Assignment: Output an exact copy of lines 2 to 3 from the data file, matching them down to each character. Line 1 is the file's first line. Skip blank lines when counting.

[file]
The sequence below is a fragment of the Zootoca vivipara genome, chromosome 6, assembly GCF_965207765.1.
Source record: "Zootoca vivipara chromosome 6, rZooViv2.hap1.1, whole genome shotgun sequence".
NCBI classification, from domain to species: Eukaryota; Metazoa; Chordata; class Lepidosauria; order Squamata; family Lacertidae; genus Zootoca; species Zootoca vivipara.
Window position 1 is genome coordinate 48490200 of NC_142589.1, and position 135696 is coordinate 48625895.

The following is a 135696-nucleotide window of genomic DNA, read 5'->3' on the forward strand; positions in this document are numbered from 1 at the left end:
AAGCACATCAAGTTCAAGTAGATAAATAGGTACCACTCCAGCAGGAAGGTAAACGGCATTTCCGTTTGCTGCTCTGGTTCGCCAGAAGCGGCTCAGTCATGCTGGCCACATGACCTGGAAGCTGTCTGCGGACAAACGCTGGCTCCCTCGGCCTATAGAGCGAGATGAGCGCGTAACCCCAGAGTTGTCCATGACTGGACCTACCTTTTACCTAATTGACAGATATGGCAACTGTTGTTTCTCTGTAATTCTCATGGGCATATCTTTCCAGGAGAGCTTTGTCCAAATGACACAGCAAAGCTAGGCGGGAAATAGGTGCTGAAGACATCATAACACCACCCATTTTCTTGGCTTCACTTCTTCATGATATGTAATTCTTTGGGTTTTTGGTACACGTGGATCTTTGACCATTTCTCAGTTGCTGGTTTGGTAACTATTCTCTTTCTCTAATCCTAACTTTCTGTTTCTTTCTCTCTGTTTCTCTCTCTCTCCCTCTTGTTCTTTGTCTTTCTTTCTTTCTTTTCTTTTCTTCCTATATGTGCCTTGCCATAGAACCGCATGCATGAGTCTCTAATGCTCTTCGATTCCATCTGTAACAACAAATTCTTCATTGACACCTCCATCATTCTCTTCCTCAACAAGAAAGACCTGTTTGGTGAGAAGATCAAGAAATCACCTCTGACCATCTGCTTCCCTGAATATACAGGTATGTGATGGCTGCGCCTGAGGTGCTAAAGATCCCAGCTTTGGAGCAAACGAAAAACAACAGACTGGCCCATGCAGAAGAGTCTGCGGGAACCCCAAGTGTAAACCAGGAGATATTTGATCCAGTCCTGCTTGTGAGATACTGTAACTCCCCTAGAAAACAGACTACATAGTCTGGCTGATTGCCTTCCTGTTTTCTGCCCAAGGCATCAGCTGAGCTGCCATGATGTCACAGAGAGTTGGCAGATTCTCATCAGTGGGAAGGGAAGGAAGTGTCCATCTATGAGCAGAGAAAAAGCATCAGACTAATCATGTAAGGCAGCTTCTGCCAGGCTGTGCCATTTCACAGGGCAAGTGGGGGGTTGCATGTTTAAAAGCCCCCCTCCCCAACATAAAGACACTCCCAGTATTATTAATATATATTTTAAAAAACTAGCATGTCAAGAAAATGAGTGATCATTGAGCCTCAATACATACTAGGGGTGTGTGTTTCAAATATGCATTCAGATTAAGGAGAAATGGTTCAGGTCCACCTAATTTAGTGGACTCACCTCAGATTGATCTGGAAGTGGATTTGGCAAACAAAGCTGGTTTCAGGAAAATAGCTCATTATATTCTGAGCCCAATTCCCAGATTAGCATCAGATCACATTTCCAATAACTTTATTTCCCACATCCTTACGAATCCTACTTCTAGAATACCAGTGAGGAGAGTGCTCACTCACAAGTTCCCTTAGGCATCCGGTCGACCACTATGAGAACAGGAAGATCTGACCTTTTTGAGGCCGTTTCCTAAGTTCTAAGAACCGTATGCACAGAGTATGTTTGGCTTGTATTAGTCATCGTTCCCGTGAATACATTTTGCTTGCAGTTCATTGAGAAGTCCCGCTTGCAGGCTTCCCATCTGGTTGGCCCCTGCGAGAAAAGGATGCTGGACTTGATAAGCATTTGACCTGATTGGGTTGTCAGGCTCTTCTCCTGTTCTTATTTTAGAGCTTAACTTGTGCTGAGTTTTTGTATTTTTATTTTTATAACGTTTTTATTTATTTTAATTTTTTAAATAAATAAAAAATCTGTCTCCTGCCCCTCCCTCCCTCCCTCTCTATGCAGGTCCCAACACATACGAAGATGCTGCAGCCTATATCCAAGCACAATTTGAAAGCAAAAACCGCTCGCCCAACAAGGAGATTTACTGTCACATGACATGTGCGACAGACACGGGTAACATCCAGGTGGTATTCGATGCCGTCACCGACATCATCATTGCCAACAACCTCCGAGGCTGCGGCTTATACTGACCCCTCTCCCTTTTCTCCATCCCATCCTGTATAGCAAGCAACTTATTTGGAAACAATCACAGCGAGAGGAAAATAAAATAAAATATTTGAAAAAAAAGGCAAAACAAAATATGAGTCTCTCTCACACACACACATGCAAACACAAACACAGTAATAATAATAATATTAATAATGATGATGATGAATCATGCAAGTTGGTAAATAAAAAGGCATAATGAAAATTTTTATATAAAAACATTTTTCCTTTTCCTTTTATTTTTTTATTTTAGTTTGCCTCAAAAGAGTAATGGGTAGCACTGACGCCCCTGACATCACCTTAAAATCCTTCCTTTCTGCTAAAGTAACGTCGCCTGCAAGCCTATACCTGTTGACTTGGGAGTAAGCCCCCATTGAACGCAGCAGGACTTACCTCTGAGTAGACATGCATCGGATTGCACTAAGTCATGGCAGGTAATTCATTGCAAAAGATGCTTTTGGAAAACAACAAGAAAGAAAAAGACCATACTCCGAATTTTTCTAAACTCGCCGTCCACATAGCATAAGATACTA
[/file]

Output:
Source record: "Zootoca vivipara chromosome 6, rZooViv2.hap1.1, whole genome shotgun sequence".
NCBI classification, from domain to species: Eukaryota; Metazoa; Chordata; class Lepidosauria; order Squamata; family Lacertidae; genus Zootoca; species Zootoca vivipara.